Projects with government contracts
The power to restructure a company through bankruptcy is sweeping, but there are two important limitations when regulators and other government entities are involved.
First, a restructuring, whether through an asset sale or a plan of reorganization, in most cases cannot interfere with or limit existing state or federal regulatory regimes.
This has broad implications for restructurings in the heavily regulated energy sector. For example, if Federal Energy Regulatory Commission approval of a transaction is required outside of bankruptcy, then FERC approval may still be required in bankruptcy. While government entities are prohibited from discriminating against bankrupt companies or denying regulatory approval or permitting as a result of a bankruptcy filing, regulators may be able to deny, limit or condition approval of restructurings where they find fault with the merits of the underlying proposed transaction.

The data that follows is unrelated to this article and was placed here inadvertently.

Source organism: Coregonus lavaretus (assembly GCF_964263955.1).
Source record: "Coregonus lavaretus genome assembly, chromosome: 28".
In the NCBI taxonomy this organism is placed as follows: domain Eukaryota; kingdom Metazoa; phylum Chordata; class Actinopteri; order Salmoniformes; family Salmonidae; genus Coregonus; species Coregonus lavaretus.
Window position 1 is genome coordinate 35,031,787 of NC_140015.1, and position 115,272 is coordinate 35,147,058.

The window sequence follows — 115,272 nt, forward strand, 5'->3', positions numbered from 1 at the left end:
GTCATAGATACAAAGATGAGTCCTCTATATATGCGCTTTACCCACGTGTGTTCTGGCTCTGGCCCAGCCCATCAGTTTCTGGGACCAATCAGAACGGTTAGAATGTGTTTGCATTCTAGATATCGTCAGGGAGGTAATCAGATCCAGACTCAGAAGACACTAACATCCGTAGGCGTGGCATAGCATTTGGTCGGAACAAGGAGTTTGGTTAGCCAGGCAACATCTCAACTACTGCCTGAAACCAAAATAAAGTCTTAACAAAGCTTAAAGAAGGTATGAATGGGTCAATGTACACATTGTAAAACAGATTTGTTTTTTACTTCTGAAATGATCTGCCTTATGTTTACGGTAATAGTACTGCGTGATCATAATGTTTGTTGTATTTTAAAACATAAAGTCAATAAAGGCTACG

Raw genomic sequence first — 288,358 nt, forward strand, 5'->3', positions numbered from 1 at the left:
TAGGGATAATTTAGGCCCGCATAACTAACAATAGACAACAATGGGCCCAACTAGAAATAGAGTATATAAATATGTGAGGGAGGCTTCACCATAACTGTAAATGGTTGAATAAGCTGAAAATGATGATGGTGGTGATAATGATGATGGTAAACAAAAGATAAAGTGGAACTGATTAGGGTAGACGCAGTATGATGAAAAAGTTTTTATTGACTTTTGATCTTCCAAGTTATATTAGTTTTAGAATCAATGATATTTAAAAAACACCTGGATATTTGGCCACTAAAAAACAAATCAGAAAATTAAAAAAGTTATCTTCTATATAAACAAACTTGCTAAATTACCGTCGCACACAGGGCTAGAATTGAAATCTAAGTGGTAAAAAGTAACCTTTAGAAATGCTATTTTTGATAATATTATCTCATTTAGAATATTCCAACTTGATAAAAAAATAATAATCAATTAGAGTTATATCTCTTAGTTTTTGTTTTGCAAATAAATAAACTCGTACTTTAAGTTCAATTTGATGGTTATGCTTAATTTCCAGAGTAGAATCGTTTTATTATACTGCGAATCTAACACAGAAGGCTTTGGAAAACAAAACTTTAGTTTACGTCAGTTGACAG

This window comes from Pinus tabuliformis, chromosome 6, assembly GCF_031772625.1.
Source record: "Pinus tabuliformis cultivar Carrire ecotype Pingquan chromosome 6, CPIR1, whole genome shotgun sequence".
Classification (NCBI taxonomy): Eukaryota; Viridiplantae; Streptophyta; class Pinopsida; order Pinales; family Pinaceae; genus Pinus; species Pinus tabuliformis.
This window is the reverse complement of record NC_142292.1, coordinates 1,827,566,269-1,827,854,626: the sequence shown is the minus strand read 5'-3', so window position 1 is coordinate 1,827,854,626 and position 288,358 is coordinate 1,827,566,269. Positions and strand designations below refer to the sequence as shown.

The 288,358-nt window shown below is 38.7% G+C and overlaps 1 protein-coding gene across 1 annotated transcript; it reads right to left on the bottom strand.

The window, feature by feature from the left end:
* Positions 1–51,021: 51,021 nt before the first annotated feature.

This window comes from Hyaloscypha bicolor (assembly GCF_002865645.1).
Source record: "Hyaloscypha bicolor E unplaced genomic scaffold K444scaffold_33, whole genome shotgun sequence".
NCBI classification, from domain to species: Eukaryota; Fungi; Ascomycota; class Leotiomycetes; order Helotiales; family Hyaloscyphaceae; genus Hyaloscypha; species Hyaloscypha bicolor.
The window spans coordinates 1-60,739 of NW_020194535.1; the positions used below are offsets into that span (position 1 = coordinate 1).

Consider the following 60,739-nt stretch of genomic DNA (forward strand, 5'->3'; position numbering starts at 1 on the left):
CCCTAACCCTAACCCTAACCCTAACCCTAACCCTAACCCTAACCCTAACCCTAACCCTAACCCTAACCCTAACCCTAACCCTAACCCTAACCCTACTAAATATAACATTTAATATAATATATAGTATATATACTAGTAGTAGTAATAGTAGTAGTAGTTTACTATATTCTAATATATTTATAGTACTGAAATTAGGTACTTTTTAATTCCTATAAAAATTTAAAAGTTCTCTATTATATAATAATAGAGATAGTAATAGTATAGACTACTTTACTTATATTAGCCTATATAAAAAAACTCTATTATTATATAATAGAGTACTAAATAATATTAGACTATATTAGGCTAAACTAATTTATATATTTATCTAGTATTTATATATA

Second, asset sales that contemplate the assignment of government contracts to a new operator are often impossible without the consent of the government entity. To facilitate reorganizations, bankruptcy law generally invalidates “anti-assignment” provisions in contracts. However, the relevant law may bar the assignment. Many government entities, including the federal government, have moved to protect themselves by enacting laws or adopting regulations that broadly prohibit the assignment of government contracts without the consent of the government entity that is party to the contract. Government-issued permits often face similar restrictions on assignments or transfers. As a result, it may be impossible to complete an asset sale of regulated or permit-dependent energy businesses without the affirmative consent of the relevant regulatory authorities.
Company managers, investors and lenders should bear these restrictions in mind when negotiating potential restructurings in the energy sector.